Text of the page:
One further issue with these case studies is that two do not truly have a place in a book on urban warfare. Whilst seven of the nine case studies deal with a military attempting to wrestle control of a city which has fallen into the hands of an enemy – conventional military or insurgent – two are concerned with policing cities which insurgents operate in. These two case studies – the Battle of Algiers and the Troubles in Ireland – were characterized by bombings and isolated attacks on one side and securing the population on the other. Urban warfare proper, however, is characterized by securing a physical and hostile urban area from the grip of an entrenched enemy through mid- or high-intensity combat. Consequently, the lessons for urban warfare which DiMarco arrives at for these two case studies are more concerned with issues of counterinsurgency than urban warfare, such as the strategic consequences of utilizing torture to obtain information, as well as the utility of patrols and checkpoints.
Urban warfare certainly plays a role in tackling insurgencies which were able to take the strategic offensive, with the case study of the Vietcong and Hue being a classic example, but the FLN and PIRA never held enough power or support to aggressively take the fight to the French and British, respectively. While possibly avoided due to being well-covered examples of urban warfare, Colonel DiMarco displayed poor judgement in including these two urban counterinsurgencies at the expense of Mogadishu and Fallujah. COIN can and often does involve urban warfare and vice versa, but the two are not mutually inclusive. They are worthy of study as separate subjects.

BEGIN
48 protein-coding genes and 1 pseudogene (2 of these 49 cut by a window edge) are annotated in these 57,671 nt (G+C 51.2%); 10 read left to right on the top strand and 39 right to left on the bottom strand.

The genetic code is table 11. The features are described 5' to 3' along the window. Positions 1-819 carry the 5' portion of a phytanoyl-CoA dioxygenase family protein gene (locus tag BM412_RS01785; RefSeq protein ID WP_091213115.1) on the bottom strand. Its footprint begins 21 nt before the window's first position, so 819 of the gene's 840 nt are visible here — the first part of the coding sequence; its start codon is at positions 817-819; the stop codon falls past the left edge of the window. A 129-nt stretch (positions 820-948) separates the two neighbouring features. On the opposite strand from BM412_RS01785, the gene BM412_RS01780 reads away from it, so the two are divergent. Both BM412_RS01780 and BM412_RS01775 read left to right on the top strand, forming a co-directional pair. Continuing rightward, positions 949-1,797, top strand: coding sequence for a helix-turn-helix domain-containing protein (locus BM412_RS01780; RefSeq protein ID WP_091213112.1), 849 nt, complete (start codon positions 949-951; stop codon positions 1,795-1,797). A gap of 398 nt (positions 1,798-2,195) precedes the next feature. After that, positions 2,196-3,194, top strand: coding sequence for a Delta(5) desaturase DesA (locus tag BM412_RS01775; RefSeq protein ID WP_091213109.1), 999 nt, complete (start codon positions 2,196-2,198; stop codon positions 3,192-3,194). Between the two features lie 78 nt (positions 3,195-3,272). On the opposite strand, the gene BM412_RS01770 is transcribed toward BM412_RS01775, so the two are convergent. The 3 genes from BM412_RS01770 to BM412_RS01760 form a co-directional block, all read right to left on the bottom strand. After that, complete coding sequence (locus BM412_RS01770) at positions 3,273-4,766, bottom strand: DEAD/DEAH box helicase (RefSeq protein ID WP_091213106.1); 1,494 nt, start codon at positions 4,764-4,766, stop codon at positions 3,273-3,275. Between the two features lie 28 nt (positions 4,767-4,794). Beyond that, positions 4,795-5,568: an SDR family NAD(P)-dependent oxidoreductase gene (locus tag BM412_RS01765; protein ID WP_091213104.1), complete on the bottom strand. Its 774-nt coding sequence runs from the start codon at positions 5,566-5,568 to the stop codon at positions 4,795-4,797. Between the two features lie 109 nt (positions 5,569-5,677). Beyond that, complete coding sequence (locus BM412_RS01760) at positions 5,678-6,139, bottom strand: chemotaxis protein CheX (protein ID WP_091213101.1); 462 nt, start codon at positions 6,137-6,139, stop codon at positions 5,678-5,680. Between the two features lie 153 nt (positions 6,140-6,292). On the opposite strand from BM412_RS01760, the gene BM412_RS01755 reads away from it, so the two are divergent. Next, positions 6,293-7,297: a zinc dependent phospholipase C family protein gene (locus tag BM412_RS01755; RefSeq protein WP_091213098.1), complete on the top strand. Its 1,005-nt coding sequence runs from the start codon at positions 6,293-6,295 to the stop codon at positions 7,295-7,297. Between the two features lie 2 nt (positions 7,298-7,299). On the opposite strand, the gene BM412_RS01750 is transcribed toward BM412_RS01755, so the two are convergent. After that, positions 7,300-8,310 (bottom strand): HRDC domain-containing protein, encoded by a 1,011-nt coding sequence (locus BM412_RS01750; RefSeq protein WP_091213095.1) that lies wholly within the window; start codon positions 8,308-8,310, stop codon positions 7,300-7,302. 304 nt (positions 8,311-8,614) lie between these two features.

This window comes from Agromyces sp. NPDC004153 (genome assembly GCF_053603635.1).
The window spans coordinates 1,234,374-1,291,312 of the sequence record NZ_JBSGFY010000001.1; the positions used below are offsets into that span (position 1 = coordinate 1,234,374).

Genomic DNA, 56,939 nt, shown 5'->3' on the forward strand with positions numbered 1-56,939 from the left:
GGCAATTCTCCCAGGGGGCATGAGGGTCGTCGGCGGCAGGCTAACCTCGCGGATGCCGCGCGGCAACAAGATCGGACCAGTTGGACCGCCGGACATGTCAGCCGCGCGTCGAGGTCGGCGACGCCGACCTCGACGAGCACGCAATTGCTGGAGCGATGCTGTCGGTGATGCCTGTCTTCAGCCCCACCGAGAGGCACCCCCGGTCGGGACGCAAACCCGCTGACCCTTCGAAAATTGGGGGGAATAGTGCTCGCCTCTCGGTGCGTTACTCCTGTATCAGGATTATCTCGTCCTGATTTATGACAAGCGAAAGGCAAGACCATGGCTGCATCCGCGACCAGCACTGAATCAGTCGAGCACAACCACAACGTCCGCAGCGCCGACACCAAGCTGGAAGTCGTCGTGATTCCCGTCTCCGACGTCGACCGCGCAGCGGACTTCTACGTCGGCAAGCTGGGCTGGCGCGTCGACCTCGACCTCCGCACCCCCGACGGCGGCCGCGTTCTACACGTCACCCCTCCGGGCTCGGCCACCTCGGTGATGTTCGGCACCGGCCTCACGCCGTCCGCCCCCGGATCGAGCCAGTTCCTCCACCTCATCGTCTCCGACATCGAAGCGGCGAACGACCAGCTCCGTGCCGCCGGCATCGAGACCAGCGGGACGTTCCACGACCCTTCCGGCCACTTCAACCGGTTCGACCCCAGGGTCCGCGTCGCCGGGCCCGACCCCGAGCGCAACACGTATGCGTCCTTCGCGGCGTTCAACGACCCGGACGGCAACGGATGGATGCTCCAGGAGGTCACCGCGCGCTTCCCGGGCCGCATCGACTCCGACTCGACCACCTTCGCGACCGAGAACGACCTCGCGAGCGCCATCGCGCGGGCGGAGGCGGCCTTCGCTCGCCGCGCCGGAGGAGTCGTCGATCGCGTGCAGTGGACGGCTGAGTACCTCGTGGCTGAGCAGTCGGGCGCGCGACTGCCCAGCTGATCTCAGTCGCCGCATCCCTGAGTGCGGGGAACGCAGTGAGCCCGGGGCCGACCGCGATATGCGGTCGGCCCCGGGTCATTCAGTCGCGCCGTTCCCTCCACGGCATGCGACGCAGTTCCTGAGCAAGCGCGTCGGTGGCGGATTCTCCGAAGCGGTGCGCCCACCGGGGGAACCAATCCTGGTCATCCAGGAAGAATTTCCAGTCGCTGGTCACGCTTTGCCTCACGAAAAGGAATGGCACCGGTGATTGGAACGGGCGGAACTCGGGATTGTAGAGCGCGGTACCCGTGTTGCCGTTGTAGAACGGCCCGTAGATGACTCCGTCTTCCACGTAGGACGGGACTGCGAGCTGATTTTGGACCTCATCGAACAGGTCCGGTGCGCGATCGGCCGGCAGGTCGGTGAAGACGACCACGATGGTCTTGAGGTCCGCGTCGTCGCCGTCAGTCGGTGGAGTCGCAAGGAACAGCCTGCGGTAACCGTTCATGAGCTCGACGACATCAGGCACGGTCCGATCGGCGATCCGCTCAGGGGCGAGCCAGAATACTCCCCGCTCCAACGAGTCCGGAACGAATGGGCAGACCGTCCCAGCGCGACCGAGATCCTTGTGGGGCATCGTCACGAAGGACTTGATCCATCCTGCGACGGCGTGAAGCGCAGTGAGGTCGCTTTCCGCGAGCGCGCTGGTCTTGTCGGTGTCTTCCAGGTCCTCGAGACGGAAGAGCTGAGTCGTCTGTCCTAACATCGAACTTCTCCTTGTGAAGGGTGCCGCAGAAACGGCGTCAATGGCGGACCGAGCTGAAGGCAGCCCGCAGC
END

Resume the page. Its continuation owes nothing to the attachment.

Despite the substantive literature on the topic produced in the late 1990s and early 2000s, Colonel DiMarco (who contributed to the writing of the U.S. Army’s FM 3-06 (Urban Operations)) also avoids engaging with any of the debates or academics and soldiers who contributed. Passing reference is made in the conclusion to the Three Block War (without mentioning creator of the term, USMC General Charles Krulak), but this is the extent of the engagement with the existing literature. In truly grappling with both the tactical and strategic issues of urban warfare, the author would have been better served if he had engaged with works from individuals including Russell Glenn (who wrote prolifically for RAND on the subject), former Commandant of the US Army War College, General Robert H. Scales, or British academic Alice Hills.As a result, whilst Concrete Hell is a suitable primer for anyone who wishes to engage with the basic issues and history of urban warfare, in taking the debate surrounding urban warfare forward and into the twenty-first century, Colonel DiMarco has failed to truly add anything new and possibly does a disservice to the literature through muddying the definition of urban warfare with case studies of urban counterinsurgency.
[Photo: Flickr CC: New York National Guard]
Peter Storey is a graduate of the University of Sheffield and holds an MA Intelligence and Strategic Studies from Aberystwyth University, UK. His current interests lie in asymmetrical warfare, Afghanistan, and terrorism.